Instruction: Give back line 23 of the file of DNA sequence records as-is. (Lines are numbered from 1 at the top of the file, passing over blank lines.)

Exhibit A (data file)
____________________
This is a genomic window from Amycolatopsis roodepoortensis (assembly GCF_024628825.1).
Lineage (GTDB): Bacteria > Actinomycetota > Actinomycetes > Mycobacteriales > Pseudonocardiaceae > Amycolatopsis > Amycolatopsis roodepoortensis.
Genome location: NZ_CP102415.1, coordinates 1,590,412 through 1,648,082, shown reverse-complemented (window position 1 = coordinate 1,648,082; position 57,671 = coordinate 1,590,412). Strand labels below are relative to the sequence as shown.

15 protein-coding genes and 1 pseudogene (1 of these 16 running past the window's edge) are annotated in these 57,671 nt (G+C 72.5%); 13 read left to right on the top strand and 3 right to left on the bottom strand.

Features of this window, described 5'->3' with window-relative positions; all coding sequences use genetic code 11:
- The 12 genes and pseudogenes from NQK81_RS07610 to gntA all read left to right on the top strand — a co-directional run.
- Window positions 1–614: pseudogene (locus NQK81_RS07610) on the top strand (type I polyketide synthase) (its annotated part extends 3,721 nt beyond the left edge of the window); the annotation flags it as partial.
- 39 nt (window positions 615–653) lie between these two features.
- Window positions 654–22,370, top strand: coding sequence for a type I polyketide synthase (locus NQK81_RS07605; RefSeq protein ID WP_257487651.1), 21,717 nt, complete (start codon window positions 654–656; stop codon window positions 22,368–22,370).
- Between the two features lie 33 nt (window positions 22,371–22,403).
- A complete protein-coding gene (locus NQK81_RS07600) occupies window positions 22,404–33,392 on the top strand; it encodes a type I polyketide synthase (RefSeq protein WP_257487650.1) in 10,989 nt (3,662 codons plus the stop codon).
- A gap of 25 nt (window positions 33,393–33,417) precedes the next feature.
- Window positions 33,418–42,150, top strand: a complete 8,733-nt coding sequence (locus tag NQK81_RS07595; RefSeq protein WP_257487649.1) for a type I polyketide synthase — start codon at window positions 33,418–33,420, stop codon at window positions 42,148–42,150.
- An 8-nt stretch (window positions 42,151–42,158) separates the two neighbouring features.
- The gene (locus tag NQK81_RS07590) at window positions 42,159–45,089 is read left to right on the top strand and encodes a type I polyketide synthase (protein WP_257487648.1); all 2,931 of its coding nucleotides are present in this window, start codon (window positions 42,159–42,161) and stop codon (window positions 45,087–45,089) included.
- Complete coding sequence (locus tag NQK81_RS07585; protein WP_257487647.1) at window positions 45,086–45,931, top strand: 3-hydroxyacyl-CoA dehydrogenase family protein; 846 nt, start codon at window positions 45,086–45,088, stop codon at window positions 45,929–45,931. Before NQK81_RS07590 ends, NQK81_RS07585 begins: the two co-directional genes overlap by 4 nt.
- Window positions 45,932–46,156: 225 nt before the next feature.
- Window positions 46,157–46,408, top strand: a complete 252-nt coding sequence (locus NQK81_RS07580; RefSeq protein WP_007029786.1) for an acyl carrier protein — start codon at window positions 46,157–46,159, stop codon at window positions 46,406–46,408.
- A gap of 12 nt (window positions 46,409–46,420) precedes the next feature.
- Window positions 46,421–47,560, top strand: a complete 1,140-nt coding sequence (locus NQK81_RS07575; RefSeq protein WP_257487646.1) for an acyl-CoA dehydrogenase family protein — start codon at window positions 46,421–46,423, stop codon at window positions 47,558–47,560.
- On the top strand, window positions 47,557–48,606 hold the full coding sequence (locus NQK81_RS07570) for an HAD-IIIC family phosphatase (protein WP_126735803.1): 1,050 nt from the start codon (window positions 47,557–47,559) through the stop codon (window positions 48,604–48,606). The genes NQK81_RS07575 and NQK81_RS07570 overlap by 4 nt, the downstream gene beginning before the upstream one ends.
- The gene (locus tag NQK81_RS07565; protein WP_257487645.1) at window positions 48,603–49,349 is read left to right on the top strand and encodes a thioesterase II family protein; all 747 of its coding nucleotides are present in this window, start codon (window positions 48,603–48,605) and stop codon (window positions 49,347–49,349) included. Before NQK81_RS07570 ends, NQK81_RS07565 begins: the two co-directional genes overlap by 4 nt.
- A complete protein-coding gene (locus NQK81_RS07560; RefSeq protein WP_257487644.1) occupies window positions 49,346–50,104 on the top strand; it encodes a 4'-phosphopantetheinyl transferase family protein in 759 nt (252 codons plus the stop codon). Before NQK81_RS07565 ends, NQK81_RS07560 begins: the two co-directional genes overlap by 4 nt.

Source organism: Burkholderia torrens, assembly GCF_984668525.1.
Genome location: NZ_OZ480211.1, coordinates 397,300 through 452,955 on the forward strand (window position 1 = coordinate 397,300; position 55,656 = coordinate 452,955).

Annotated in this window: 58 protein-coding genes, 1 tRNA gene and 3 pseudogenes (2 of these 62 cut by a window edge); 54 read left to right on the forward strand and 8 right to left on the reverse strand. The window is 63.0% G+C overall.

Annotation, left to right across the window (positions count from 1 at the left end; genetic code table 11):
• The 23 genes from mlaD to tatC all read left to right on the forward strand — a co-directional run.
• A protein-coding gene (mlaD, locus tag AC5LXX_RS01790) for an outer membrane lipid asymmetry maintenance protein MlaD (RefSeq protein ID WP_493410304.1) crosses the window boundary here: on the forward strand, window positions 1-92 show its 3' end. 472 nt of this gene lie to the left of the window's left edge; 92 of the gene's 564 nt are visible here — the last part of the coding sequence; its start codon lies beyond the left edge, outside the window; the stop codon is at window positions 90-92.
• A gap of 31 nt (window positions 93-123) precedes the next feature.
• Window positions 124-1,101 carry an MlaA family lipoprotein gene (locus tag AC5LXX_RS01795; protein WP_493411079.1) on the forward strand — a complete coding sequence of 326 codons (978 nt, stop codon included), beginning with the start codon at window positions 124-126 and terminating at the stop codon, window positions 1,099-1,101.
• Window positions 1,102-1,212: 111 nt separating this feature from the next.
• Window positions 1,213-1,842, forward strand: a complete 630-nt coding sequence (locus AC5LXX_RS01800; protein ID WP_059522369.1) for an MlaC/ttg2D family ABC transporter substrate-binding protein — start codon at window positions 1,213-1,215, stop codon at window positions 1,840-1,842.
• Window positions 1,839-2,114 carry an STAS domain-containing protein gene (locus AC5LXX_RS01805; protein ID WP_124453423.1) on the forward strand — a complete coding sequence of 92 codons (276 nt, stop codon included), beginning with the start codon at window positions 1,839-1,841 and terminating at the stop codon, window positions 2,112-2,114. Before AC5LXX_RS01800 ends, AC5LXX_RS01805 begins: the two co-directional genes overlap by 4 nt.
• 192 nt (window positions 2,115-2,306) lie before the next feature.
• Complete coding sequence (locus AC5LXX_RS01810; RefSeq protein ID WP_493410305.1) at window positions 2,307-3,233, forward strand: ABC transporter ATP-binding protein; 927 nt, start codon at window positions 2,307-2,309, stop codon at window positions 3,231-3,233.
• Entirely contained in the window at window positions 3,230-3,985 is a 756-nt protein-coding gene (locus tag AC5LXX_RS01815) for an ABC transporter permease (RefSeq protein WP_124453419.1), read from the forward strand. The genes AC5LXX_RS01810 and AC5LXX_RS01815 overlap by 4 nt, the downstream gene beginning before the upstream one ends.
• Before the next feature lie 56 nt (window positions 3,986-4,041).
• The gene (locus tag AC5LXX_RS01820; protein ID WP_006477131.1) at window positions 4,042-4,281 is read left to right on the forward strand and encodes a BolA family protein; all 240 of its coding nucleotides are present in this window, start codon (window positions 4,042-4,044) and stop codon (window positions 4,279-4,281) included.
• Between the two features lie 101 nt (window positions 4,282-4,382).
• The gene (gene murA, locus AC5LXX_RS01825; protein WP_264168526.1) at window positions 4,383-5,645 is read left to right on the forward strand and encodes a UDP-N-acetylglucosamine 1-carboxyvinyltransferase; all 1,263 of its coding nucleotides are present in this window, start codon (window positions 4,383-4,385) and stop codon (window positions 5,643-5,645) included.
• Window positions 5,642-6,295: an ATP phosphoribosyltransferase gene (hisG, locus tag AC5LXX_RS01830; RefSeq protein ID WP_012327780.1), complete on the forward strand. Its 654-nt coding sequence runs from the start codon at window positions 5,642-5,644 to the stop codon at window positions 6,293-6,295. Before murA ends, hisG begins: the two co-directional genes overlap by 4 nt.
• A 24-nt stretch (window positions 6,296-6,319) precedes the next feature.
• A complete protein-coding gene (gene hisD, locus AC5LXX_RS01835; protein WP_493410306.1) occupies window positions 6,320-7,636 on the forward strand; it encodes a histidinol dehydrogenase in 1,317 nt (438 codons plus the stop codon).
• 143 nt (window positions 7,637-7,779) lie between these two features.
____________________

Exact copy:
- A complete protein-coding gene (locus NQK81_RS07560; RefSeq protein WP_257487644.1) occupies window positions 49,346–50,104 on the top strand; it encodes a 4'-phosphopantetheinyl transferase family protein in 759 nt (252 codons plus the stop codon). Before NQK81_RS07565 ends, NQK81_RS07560 begins: the two co-directional genes overlap by 4 nt.